What Unites and Divides Urban, Suburban and Rural Communities
Despite widening gaps in politics and demographics, Americans across community types have a lot in common in key facets of their lives.
In a Recovering Market, Homeownership Rates Are Down Sharply for Blacks, Young Adults
Homeownership in America stands at its lowest level in at least 20 years. The decline has been more pronounced among households headed by young adults, blacks and those in the lower income tier.
For First Time in Modern Era, Living With Parents Edges Out Other Living Arrangements for 18- to 34-Year-Olds
For the first time since 1880, Americans ages 18 to 34 are more likely to be living with their parent(s) than in a household shared with a spouse or partner.
More Millennials Living With Family Despite Improved Job Market
Despite improvements in the labor market, Millennials today are less likely to be living independently of their families and establishing their own households than they were in the depths of the Great Recession.
The Changing Profile of Student Borrowers
In 2012, a record 69% of the nation’s new college graduates had taken out student loans to finance their education. Graduates from more affluent families are much more likely to borrow today than 20 years ago.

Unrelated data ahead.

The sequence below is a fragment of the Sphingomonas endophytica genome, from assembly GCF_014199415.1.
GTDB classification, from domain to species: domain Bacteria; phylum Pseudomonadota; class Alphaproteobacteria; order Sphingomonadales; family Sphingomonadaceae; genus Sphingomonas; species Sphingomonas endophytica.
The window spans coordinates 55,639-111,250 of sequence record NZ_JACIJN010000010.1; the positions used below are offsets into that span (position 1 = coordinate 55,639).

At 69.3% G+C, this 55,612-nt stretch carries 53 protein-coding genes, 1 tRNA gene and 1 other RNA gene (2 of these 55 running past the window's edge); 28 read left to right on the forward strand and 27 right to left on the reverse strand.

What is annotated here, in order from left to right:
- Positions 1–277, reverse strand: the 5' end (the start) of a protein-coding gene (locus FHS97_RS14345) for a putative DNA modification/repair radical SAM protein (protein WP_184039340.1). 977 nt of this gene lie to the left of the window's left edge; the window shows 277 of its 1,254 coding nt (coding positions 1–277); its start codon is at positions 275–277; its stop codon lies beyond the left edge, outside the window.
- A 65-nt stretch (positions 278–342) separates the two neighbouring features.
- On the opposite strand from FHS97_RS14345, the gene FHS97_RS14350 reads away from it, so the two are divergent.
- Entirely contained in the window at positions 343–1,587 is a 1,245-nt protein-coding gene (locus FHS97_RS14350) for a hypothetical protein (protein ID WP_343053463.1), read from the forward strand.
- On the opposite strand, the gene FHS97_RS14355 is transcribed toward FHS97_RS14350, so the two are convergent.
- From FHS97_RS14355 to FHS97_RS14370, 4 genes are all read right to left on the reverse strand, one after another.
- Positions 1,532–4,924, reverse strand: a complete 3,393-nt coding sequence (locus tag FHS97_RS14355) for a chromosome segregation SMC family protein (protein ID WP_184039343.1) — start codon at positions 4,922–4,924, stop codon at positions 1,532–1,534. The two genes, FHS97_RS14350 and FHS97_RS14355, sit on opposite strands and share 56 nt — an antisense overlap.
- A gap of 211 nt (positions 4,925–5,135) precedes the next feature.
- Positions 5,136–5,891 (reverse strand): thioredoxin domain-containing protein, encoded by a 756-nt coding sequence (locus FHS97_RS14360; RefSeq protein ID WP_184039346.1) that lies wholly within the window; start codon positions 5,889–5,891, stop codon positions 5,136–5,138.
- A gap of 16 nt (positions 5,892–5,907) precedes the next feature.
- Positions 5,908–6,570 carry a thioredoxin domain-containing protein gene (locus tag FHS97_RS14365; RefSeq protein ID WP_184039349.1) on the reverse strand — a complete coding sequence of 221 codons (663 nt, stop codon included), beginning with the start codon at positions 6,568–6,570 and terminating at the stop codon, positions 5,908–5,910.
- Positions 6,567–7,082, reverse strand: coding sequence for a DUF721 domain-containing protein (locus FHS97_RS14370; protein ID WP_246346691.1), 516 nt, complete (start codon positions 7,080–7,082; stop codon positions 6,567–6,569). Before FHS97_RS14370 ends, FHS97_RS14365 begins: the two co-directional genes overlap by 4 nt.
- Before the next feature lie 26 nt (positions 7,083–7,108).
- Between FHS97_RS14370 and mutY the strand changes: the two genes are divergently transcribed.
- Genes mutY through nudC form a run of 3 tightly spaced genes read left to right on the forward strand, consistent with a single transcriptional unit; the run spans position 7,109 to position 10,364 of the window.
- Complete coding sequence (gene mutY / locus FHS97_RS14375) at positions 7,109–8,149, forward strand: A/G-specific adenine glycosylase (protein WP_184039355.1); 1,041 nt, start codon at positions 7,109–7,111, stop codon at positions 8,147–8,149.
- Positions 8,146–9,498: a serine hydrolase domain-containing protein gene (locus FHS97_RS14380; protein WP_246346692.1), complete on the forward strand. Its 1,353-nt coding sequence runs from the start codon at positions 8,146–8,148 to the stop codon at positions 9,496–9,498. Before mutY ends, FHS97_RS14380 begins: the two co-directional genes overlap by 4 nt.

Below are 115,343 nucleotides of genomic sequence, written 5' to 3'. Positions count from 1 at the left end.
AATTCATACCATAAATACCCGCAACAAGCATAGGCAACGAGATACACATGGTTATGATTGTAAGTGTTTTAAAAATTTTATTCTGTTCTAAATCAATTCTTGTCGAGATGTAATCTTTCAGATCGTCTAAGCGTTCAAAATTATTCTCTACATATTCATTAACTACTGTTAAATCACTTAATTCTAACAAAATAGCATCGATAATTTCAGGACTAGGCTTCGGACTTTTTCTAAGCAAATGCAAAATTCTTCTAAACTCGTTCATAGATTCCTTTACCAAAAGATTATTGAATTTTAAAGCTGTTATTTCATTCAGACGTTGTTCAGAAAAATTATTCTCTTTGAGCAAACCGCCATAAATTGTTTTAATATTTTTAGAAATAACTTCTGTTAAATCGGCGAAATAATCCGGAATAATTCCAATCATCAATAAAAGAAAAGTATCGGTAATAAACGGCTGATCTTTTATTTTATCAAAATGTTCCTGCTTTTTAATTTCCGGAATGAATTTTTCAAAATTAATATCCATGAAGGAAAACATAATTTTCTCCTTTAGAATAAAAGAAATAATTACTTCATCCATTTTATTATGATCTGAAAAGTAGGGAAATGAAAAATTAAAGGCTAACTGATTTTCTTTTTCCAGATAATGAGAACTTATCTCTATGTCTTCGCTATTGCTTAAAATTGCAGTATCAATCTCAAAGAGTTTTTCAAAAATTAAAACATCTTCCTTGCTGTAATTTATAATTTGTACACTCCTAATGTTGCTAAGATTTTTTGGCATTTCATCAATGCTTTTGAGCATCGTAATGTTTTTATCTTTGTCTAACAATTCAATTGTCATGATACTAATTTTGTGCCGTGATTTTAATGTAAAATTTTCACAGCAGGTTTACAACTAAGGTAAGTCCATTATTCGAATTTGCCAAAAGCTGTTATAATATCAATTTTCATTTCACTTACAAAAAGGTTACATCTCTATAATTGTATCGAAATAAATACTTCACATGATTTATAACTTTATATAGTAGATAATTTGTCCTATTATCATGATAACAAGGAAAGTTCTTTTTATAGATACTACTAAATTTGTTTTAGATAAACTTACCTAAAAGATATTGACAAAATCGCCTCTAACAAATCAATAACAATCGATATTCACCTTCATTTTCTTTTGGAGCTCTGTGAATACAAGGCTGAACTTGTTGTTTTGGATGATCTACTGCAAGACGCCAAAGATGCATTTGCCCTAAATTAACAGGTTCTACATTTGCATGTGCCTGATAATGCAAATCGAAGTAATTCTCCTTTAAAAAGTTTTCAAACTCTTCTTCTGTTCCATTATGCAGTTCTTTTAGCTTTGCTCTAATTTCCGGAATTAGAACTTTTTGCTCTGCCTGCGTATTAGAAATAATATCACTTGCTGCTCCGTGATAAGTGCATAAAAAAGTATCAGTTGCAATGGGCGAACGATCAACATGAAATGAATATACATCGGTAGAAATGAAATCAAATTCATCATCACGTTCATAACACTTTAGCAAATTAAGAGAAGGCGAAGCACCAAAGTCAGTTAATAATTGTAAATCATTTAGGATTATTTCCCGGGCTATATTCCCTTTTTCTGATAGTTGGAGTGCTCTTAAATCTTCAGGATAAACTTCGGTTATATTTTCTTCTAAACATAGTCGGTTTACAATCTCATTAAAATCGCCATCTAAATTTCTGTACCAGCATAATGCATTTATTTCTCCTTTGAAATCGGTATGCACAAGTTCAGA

In Post-Recession Era, Young Adults Drive Continuing Rise in Multi-Generational Living
The number of Americans living in multi-generational households, which spiked during the Great Recession, has risen to a record 57 million in 2012, including about one-in-four young adults ages 25-34.
Young Adults, Student Debt and Economic Well-Being
Student debt burdens are weighing on the economic fortunes of today’s young adults. Among the college-educated, those with outstanding student debt are lagging far behind those who are debt free in terms of household wealth.
A Rise in Wealth for the Wealthy; Declines for the Lower 93%
During the first two years of the nation’s economic recovery, the mean net worth of households in the upper 7% of the wealth distribution rose by an estimated 28%, while the mean net worth of households in the lower 93% dropped by 4%, according to a Pew Research Center analysis of newly released Census Bureau […]
Young Adults After the Recession: Fewer Homes, Fewer Cars, Less Debt
After running up record debt-to-income ratios during the bubble economy of the 2000s, young adults shed substantially more debt than older adults did during the Great Recession and its immediate aftermath—mainly by virtue of owning fewer houses and cars, according to a new Pew Research Center analysis of Federal Reserve Board and other government data. […]
No Reversal in Decline of Marriage
The number of Americans who recently wed has been declining for years, and 2011 was no exception, according to estimates from the American Community Survey. An estimated 4.2 million Americans were newlyweds in 2011, about the same as in 2010 and sharply lower than in 2008.